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Liver flukes live inside bile ducts, not tissues.
 
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Published: 3 years ago
 
This is a reply to # 2,386,849

Liver flukes live inside bile ducts, not tissues.


How do you know you have liver flukes ?

Buy the way, liver flukes do not live inside tissues.

They live inside bile ducts!

They consume bile as the main food. They can not live long by consuming other foods.



Read more here:

https://www.liverdoctor.com/liver-problems/liver-fluke/


"The flukes get into the small bile ducts inside the liver and the gallbladder where they live for 20-30 years. The flukes cause chronic inflammation of the bile ducts causing scarring (fibrosis) of the bile ducts and bile duct dilatation. A liver fluke is a type of flat worm. One adult fluke lays 2000-4000 eggs each day and the eggs are excreted through the bile ducts and feces of the infected person. The cycle re-circulates via eating of raw fresh-water fish.

Most people infected with this parasite have no symptoms; however patients with severe infection suffer from fatigue and abdominal discomfort. Long standing infection may cause stone formation in the bile ducts and the gallbladder, recurrent bacterial secondary infections in the bile ducts and cancer of the bile ducts.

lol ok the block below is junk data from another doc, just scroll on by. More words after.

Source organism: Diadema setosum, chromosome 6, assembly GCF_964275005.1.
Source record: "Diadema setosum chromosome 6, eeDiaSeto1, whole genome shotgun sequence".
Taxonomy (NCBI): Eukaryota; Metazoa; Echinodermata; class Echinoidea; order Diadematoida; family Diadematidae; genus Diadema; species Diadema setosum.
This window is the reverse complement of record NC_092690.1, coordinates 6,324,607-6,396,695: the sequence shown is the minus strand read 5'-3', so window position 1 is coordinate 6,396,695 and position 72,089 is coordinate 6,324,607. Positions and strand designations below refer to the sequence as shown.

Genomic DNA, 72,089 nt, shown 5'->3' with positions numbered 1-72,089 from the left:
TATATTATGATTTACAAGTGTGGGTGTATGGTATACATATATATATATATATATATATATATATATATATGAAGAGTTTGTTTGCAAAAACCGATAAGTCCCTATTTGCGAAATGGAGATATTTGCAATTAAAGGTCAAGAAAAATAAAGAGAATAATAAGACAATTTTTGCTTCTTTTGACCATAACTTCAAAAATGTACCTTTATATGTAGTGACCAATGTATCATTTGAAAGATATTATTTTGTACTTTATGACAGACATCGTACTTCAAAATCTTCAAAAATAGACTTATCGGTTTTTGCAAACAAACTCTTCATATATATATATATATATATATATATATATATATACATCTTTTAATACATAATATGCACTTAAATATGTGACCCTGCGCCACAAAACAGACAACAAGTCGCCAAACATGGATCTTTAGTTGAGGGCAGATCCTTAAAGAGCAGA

Severe infection can cause an enlarged liver (hepatomegaly) and complaints such as abdominal pain, anorexia, nausea, vomiting and indigestion. Jaundice is due to the mechanical obstruction in the bile ducts caused by a multitude of flukes, or it is due to bile duct obstruction caused by stones, or bile duct cancer (cholangiocarcinoma) as a late complication of chronic infection."


"If liver fluke is left undetected for years, this can become a very serious disease and cause destruction of the liver. Most people with liver fluke infection are completely unaware because they experience no symptoms at all. A small percentage of patients experience fatigue and non-specific abdominal discomfort, which easily gets mistaken for indigestion or irritable bowel syndrome. So it is important to have a high awareness of this insidious and destructive liver disease."



"An experimental drug called tribendimidine could help cure millions of people infected with liver fluke. In a study published in The Lancet medical journal, researchers found that tribendimidine is as safe as and more effective than the standard treatment for liver fluke. The standard treatment is a generic drug called praziquantel, which has a cure rate of 70 percent. The cure rates for tribendimidine were much better than praziquantel, although this needs to be confirmed in larger clinical trials.

In contrast to the new drug, older drugs such as artemether, artesunate and mefloquine are not very effective and should not be recommended for treating liver fluke."


WS
 

 
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